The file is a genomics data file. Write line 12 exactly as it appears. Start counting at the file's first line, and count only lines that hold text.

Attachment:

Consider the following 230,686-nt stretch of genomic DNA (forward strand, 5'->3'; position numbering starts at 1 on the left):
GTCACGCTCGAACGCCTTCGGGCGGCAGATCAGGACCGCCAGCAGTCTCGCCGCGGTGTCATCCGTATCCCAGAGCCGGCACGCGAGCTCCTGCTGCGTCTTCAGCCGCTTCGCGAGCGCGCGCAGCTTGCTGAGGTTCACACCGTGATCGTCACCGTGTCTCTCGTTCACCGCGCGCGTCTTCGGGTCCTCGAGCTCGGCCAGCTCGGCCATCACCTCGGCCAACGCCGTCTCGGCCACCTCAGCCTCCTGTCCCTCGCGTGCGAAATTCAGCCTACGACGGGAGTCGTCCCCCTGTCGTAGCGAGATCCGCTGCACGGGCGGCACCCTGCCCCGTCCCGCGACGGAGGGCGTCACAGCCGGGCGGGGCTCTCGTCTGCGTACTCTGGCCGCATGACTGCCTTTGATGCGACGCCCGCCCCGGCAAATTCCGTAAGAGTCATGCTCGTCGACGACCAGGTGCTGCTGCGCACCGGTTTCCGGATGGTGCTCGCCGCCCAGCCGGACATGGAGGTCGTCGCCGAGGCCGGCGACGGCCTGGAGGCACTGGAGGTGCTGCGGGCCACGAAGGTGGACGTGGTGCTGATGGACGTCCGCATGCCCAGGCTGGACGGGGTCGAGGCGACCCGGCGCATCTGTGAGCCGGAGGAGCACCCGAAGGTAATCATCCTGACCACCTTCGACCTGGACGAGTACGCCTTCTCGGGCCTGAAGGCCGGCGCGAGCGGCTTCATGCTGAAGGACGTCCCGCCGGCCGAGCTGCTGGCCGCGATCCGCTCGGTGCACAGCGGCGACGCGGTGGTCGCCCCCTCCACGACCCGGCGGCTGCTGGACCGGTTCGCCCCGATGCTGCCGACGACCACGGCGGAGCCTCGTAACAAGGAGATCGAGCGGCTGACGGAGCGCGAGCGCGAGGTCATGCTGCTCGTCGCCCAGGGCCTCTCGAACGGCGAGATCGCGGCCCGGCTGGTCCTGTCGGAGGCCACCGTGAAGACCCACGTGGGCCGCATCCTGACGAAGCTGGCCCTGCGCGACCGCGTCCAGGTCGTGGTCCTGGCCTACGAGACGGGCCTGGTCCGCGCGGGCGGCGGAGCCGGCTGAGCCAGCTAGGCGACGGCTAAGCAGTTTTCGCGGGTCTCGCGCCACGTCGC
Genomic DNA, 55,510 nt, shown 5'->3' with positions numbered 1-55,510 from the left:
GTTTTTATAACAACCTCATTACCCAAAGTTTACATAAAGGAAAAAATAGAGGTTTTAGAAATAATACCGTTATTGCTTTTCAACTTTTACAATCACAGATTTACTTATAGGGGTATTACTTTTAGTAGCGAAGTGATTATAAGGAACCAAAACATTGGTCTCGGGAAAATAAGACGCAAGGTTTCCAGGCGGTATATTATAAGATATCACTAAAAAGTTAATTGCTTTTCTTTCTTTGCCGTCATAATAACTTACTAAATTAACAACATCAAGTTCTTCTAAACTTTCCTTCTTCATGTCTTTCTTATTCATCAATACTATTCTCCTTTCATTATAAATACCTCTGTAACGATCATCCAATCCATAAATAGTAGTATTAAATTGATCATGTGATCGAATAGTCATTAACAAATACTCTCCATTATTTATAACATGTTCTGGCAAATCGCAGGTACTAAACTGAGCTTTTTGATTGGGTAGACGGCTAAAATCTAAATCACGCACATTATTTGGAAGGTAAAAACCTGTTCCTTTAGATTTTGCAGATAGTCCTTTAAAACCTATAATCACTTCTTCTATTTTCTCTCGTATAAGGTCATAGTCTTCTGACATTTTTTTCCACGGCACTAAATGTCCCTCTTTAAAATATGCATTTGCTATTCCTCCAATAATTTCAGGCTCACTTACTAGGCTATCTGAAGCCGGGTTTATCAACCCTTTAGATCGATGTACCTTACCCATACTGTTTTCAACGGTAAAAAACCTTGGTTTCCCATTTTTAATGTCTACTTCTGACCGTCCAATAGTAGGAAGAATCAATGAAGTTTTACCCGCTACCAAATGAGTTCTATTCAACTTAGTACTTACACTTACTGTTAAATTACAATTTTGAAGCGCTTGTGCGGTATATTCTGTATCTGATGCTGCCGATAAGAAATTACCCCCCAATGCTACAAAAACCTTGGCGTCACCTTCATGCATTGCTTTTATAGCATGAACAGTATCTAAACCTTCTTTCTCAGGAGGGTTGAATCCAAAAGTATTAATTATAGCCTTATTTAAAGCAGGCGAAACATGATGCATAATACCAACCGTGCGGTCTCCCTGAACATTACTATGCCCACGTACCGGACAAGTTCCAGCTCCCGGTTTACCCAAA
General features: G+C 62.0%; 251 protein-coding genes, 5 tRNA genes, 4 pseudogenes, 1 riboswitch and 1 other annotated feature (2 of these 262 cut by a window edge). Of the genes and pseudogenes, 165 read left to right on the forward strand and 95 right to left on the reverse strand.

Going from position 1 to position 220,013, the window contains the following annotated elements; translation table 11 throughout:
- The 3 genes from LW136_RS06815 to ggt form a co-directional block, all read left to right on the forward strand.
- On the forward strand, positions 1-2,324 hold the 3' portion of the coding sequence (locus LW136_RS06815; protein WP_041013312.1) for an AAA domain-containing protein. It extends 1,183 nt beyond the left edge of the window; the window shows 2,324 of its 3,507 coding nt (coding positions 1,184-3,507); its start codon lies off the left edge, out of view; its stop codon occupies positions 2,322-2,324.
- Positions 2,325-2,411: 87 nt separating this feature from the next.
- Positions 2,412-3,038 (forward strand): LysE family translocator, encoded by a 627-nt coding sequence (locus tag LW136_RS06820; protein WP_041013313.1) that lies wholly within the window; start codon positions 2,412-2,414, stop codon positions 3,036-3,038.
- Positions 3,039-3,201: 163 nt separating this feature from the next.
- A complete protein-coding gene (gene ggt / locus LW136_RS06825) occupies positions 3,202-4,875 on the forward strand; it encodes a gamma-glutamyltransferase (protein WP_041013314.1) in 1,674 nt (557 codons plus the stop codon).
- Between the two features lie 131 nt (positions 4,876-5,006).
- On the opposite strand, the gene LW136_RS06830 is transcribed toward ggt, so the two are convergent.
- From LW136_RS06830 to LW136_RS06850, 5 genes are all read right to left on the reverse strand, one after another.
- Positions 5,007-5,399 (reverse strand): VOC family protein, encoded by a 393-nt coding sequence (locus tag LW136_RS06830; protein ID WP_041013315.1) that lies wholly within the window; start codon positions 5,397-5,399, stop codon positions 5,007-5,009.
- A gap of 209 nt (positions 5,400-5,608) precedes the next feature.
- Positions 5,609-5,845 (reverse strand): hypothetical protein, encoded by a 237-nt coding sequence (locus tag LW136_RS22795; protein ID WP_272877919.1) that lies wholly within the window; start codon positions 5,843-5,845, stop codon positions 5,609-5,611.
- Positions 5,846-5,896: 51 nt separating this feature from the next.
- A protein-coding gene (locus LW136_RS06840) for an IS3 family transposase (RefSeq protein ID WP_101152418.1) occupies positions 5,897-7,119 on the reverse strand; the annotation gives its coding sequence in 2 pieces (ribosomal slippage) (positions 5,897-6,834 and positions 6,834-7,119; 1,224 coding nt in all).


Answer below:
- A complete protein-coding gene (gene ggt / locus LW136_RS06825) occupies positions 3,202-4,875 on the forward strand; it encodes a gamma-glutamyltransferase (protein WP_041013314.1) in 1,674 nt (557 codons plus the stop codon).